Peter Hibberd, M.D., is a doctor whose advice is based on more than 28 years of hospital outpatient and inpatient experience. He is an experienced emergency medicine physician, surgeon, and consultant. Dr. Hibberd is certified by the American Board of Emergency Medicine. He is also a fellow and active member of the American Academy of Family Physicians, an active member of the American College of Emergency Physicians, and a member and fellow of the American Academy of Emergency Medicine. Dr. Hibberd has earned numerous national and international professional certifications, memberships, and awards.

Are Tums an Effective Way to Deal With Chest Pain?

Thursday, 10 June 2010 04:27 PM

Question: I frequently have severe pain in my chest area directly behind my sternum about one to one and a half hours after eating, but it leaves immediately when I take an antacid. Is there something I can do other than just taking Tums?
Dr. Hibberd's Answer:
Chest pain of any kind needs professional evaluation promptly. I strongly discourage telephone or Internet consultation for chest pain symptoms simply because what sounds like classic gastrointestinal dyspepsia occasionally turns out to be a coronary artery spasm or ischemia (often a warning sign of an impending heart attack). Abandon the Tums routine and get yourself in for a proper evaluation without delay.
We used to treat patients in the emergency department who had what sounded like classic esophageal or gastrointestinal dyspepsia with a GI cocktail (a mixture of antacid and anti-spasm medication and local anesthetic agent) only to discover years later that we were probably missing early atypical symptoms for heart pain called unstable angina.
Today, relief of pain with a GI cocktail by itself is not sufficient to exclude the presence of an evolving acute coronary syndrome or ACS, which is the prelude to a heart attack. Of course, treatment for cardiac (heart) pain is very different from treating gastro-intestinal problems, and you need to be evaluated for the presence of both of these conditions without delay.
For those with suspected heart disease, we all know the importance of early diagnosis and early intervention. Results are usually superb as long as diagnosis is not delayed past the point where muscle damage occurs to the heart muscle (known as a heart attack), or to a point where the heart's function is interfered with by muscle irritability and conducting disturbance. This may lead to a cardiac arrest (known as sudden death) without any warning or chest discomfort.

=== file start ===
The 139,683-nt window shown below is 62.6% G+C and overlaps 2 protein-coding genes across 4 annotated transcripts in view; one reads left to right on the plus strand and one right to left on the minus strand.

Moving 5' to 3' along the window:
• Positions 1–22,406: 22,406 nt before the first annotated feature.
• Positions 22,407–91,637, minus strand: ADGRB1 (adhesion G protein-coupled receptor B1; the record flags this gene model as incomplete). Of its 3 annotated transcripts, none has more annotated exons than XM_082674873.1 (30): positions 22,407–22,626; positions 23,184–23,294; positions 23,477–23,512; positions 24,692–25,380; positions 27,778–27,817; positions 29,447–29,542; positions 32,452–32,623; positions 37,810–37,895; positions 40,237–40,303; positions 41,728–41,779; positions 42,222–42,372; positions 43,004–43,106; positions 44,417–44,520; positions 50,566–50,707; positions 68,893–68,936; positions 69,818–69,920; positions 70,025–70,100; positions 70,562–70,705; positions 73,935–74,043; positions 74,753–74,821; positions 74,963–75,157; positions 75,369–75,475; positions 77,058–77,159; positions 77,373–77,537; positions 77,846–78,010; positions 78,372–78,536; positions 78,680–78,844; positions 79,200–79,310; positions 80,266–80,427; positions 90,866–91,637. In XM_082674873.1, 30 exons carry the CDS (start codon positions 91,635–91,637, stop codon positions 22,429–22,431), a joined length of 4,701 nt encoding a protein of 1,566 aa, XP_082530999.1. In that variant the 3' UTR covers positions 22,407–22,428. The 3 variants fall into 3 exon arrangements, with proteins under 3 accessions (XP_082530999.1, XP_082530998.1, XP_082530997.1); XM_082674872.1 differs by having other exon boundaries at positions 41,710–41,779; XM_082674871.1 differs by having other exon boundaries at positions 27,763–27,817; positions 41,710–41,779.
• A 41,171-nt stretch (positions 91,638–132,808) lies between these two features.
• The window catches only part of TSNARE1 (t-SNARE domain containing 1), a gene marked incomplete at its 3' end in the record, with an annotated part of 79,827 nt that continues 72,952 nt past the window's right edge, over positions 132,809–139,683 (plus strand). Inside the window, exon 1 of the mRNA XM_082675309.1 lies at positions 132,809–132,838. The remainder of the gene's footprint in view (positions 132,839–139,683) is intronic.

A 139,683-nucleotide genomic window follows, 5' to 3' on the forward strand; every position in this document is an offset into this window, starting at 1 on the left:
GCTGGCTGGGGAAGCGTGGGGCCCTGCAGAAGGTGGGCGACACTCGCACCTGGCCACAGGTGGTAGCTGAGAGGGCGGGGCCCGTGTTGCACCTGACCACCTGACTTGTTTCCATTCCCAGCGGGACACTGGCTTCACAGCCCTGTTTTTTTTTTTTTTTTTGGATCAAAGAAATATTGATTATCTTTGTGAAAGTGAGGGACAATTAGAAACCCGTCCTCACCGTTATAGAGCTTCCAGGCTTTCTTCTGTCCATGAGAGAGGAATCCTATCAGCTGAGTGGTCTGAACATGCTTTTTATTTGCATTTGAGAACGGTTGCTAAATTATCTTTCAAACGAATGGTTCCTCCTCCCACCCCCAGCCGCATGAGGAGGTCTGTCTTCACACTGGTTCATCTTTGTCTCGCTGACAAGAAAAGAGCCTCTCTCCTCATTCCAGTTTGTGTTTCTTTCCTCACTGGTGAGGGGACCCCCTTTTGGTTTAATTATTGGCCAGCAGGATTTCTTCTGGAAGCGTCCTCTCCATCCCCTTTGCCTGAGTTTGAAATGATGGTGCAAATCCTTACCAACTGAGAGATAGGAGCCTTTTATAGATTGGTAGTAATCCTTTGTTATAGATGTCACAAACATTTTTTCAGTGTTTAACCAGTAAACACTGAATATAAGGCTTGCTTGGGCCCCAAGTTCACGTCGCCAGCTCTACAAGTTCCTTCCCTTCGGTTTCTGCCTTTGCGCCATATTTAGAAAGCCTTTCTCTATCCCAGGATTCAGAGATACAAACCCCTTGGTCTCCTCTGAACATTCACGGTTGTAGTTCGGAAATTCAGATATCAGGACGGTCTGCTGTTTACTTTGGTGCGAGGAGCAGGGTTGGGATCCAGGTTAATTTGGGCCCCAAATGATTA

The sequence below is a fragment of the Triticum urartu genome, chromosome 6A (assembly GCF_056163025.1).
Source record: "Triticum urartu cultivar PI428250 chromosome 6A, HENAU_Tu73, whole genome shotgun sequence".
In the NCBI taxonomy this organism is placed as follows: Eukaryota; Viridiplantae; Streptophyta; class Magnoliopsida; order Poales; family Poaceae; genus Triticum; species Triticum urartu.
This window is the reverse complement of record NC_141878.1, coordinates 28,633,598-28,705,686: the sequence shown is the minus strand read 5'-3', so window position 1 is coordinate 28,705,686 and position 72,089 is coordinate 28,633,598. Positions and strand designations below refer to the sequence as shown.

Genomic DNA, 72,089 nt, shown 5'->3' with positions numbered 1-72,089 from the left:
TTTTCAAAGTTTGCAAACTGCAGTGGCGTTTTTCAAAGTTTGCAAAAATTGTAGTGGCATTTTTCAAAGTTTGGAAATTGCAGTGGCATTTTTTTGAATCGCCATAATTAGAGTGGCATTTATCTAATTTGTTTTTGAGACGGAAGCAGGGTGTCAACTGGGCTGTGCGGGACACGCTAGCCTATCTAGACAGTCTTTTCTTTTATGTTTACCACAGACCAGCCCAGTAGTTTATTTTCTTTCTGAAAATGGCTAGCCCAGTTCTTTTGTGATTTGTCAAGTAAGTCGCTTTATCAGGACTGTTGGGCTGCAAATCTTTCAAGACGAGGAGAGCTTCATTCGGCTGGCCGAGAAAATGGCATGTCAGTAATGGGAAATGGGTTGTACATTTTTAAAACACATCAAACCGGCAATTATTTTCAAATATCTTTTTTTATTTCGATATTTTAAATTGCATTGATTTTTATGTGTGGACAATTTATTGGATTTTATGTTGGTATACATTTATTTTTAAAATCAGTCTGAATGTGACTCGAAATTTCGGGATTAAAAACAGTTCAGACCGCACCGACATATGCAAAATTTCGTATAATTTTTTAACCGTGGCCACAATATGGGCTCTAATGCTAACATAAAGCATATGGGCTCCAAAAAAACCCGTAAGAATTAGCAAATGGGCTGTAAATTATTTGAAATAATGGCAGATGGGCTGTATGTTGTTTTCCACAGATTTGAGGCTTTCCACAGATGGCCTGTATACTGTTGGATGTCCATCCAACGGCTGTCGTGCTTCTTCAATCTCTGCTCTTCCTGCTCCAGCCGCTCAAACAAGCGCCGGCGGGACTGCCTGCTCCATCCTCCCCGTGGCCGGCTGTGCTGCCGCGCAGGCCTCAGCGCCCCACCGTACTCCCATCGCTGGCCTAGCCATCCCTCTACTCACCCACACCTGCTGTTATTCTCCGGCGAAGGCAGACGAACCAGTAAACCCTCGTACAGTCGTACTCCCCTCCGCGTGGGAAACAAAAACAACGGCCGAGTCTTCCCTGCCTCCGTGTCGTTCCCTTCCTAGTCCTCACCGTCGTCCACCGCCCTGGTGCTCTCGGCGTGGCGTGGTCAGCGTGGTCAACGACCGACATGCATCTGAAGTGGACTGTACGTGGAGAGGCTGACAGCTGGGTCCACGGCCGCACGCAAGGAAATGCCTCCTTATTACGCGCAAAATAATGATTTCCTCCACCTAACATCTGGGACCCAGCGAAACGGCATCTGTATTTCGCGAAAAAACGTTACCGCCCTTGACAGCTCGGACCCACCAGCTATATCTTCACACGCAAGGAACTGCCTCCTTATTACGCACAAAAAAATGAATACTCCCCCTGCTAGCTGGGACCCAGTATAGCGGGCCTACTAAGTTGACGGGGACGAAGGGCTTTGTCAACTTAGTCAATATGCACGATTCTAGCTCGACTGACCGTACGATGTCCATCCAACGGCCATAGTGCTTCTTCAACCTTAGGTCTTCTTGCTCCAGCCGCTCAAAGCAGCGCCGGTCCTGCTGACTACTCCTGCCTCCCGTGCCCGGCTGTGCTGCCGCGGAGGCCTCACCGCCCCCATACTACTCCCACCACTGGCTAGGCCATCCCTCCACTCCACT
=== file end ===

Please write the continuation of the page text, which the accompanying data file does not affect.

For those with confirmed gastro-intestinal causes, there are many common precipitants. Common risk factors include alcohol and tobacco overuse, H. pylori infection, ulcer disease, malignancy, and structural disorders of function or motility of the esophagus, stomach or duodenum. These, as well as many other conditions, are easily assessed for during your initial consultation.
Fortunately, most of our upper gastro-intestinal complaints can be managed medically (versus more serious ones that require surgical intervention) and will usually respond to proton pump inhibition therapy (such as Nexium, Prilosec, and Prevacid) with appropriate lifestyle modifications. Occasionally motility and anti-spasm agents are added for relief while the underlying medical condition is corrected.
Even with these conditions, it is wiser to understand and treat the cause of the problem in order to minimize the risk of progression as well as of re-occurrence. You now have no excuse for further delay. See your doctor today.

© HealthDay

1Like our page
Thursday, 10 June 2010 04:27 PM
Newsmax Media, Inc.

The information presented on this website is not intended as specific medical advice and is not a substitute for professional medical treatment or diagnosis. Read Newsmax Terms and Conditions of Service.

Newsmax, Moneynews, Newsmax Health, and Independent. American. are registered trademarks of Newsmax Media, Inc. Newsmax TV, and Newsmax World are trademarks of Newsmax Media, Inc.

© Newsmax Media, Inc.
All Rights Reserved